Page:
mass storage hard disk. An example of a device with both
characteristics is a digital video recorder, e.g. a hard
disk based digital video recorder. There are digital set top
boxes on the market that are equipped with hard disk and
provide digital video recorder functionality. The mass
storage device does not need to be a hard disk. For
archiving audio documents like MP3 files, memory cards are
available having high memory capacity. A further example is
an optical disk that also has high memory capacity for
arching audio MP3 files or still picture JPEG files. Still
further examples are magnetic tapes like D-VHS or DVC tapes.
As a remark, the expressions document and file are used
synonymously throughout this specification.
A reproducing device is e.g. a TV set (CRT, Plasma, LCD,
Projector, DLP, OLED, etc.) that is able to reproduce video
and audio content. Typical audio reproducing devices are CD-players/recorders,
players/recorders, etc. Typical video reproducing devices
are DVD players/recorders, digital VCR's, digital
Camcorders, digital still cameras, etc. A personal computer
can be regarded as a device having both characteristics
video content reproduction and audio content reproduction.
The home network 10 may offer access to some outside network
11 via a modem 15, where storage capabilities will be
offered. Between the in-house network and the outside
network there may be a wide area network WAN 12 located. The
most popular WAN used for this purpose is the existing World
Wide Web based on Internet protocols.
Content is assumed to be composed of storable units called
documents. This can be e.g. audio or video documents, still
picture files, text files, or graphics files. Examples of
audio files are MP3 files, Dolby AC3 files, or Dolby AAC
files. Examples of video files are MPEG2 files, MPEG4 files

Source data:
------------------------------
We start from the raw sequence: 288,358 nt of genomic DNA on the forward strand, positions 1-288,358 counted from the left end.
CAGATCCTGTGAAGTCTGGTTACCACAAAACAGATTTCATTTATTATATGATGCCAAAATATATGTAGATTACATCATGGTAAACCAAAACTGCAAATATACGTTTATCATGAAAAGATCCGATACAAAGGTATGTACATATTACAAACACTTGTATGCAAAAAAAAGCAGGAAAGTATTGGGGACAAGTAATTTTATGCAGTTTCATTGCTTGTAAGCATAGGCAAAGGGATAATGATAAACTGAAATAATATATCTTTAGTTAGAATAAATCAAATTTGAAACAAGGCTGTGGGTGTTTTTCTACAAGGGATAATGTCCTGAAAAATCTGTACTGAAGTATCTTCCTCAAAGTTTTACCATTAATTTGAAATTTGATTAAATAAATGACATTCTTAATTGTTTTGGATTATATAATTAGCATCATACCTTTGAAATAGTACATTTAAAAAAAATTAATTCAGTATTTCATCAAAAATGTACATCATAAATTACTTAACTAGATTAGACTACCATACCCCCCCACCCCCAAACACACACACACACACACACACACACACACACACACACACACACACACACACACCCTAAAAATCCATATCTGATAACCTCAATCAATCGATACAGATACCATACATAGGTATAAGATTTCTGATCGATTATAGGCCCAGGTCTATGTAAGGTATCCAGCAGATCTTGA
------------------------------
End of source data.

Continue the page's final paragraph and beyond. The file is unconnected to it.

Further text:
or DIVX files. Examples of still picture files are JPEG
files or HTML files. Examples of text files are Ebook files
or Word files. Examples of graphics files are PDF files.
For ordering the documents a number of document sets are
defined. Within a set all the documents with similar
characteristic will be grouped together. This can be done
automatically by means of classification algorithms that
exist. In a simple embodiment the user can do the
classification by hand. Examples for sets for audio
|Classic ||Jazz ||Rock ||Pop ||Rock & Roll ||Folk |
|Country ||Techno ||Disco ||Beat ||Hip hop ||Heavy Metal |
|House ||Funk ||Swing ||Latin American ||Musical ||Military |
Examples for sets of video documents are:
|Action ||Comedy ||Adventure ||Science Fiction ||Western ||Fantasy |
|Animated ||Romantic ||Drama ||Thriller ||Nature ||Children |
Examples for sets of still picture documents are:
|Summer Holiday ||Garden Party ||School ||Kindergarten ||HDVCR Conference ||Cebit 2004 |
|Harley-Davidson Staff ||Carnival 2004 ||Best of Summer Holiday ||Beautiful Trees ||Portraits ||Airport Visit |
For classifying text files the example of Ebooks will be
taken. Here reasonable document sets may be:
|Roman ||Short Story ||Adventure ||Science Fiction ||Lyrics ||Fantasy |
|Crime ||Encyclopedia ||Comics ||Travel ||Science ||Art |